On March 4 the Russian government announced the closure of the Federal Fund for the Support of Small Business, an agency created ten years ago with a budget of 25 billion rubles ($1 billion) to invest in small business promotion. The FFPMP set up a network of regional offices and secured additional funding such as a $150 million loan from Dresdner Bank in 1997. However, it was an ineffective bureaucracy that was unable to reach small businesses. A 2003 survey by the Ministry of Economic Development and Trade found that only 5% of entrepreneurs knew of the fund’s existence. The Federal Anti-Monopoly Service fought to protect the agency, which was under its jurisdiction, but after a two-year struggle the FFPMP was shut down (gazeta.ru, March 5).
At the end of 2004 there were 952,000 small companies and 4.7 million sole proprietors in Russia, Economic Development Minister German Gref told an economic forum in early March. He said small companies account for 10-12% of Russia’s gross domestic product (GDP), and employ 17-19% of the labor force. In most economies, including highly industrial economies, the small business sector is two or three times larger, so Russia still has a long way to go (Prime Tass, March 1).
In the Soviet economy, entrepreneurship was criminalized, and all businesses were state-owned, or state-controlled cooperatives. Only after 1987 did private enterprise start to be permitted. The lifting of legal prohibitions on small business in 1992 produced a brief surge, followed by a decline in their numbers.
Since 2003 a small business in Russia is defined as one with turnover of less than 15 million rubles ($550,000) a year and employing less than 100 workers. Registered small firms benefit from a simplified taxation regime: they either pay 15% of their profit or 6% of their turnover, and they are exempt from VAT. Since 2000 the number of small enterprises has increased by 30%. It is assumed that most of the growth is not new start-ups, but businesses that were already operating in the shadow economy but chose to go legitimate.
Three factors account for the under-developed level of small business in Russia. First, there are the bureaucratic hurdles to be overcome: the dozens of licenses and permits that are required and the vulnerability to shakedowns by the tax inspectors. Second, there is organized crime, offering protection in return for a share of the till. Third, there is a shortage of capital to develop the business. The bigger the firm, the more likely it is to have the resources, political connections and in-house expertise to deal with these problems. That leaves small businesses struggling to survive. On the other hand it is worth remembering that even in established market economies, new small businesses face many barriers — including a lack of demand and intense competition. In the United States, for example, only one business start-up in five is a success.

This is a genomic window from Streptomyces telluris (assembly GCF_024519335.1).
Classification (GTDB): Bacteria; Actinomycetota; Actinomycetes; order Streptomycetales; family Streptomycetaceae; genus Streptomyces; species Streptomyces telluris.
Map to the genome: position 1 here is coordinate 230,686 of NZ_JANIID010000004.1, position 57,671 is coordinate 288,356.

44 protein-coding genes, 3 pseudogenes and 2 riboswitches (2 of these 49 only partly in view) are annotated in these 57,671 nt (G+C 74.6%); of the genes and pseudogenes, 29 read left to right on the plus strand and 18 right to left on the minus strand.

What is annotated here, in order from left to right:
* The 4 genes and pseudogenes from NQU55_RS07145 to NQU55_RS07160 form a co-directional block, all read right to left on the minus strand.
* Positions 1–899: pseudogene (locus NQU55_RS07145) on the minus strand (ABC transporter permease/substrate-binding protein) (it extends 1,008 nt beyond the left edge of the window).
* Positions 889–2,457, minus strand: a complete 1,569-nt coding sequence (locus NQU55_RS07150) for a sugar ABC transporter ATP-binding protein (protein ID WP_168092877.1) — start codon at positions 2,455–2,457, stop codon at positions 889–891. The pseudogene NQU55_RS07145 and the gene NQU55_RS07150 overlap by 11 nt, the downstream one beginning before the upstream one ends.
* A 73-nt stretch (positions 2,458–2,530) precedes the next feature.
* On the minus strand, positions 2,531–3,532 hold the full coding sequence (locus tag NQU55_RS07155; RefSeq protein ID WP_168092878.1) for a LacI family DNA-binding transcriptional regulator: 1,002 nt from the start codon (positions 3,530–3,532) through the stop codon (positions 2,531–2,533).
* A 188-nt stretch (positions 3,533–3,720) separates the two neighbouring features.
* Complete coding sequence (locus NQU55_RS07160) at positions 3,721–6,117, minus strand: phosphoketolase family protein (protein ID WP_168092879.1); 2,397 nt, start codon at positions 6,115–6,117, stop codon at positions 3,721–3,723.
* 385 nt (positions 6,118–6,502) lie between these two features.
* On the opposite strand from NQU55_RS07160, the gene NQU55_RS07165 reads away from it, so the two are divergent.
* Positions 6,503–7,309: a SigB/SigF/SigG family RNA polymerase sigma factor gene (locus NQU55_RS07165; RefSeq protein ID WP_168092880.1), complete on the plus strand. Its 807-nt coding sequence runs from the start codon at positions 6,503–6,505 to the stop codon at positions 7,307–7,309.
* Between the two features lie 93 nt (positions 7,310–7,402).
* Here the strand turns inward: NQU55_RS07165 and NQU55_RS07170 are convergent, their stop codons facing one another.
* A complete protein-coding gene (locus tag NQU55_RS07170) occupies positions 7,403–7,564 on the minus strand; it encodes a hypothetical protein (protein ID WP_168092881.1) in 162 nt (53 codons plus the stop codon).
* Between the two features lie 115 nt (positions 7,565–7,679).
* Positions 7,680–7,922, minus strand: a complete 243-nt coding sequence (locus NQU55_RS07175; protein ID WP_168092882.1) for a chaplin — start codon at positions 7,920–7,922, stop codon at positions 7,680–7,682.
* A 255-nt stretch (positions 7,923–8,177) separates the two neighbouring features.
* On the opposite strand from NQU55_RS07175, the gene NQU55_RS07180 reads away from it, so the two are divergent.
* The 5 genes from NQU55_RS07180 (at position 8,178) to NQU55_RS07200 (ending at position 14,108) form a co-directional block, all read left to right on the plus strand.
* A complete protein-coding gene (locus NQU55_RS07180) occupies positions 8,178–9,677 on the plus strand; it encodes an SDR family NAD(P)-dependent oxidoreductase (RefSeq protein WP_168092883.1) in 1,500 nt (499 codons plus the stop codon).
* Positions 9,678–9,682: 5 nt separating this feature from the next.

Russian President Vladimir Putin oversaw the introduction of new laws on inspection, licensing, and registration in 2001-02, which have eased the bureaucratic burden on small firms, according to a regular survey by the Center for Economic and Financial Research, most recently conducted in spring 2004. However, there are reports that the Yukos affair is being taken as a green light by some regional regulators to badger local businessmen. And Putin himself has floated proposals to strengthen the powers of the tax authorities, by giving them the right to confiscate property and to seize assets without waiting for a court order (cefir.org, Kommersant, February 1).
According to the Association for Russia’s Entrepreneur Organizations, small firms raise only 28% of their capital from banks; 52% is borrowed from family and friends, and 20% comes from reinvested profits. The banks in Russia’s regions generally lack the expertise to evaluate loans to small businesses, and they complain that strict Central Bank regulations make such lending unprofitable for them. The State Duma is currently discussing proposals to increase state support for small businesses. In this year’s budget 1.5 billion rubles ($50 million) are earmarked for supporting small business, including a new plan for business incubators. The main state-owned banks also have small business lending programs. By the end of 2004 Sberbank had lent 190 billion rubles, and Vneshtorgbank 1 billion rubles ($40 million). In December 2004 it was announced that the Russian Development Bank will borrow 2.5 billion rubles from Dutch-based ING, with state guarantees, for lending to entrepreneurs at rates of 15-21%. The European Bank for Reconstruction and Development itself set up a $300 million fund back in 1995 to aid Russian small business (Profil, February 14).
One of the most positive features of the economic transition in Eastern Europe was the rapid spread of small business. This growth helped to reduce the rise in unemployment and created a social constituency in favor of pro-market political parties. The sluggish growth of small business in Russia is yet another example of the way the Russian transition is diverging from the pattern of smaller economies such as Poland and Hungary.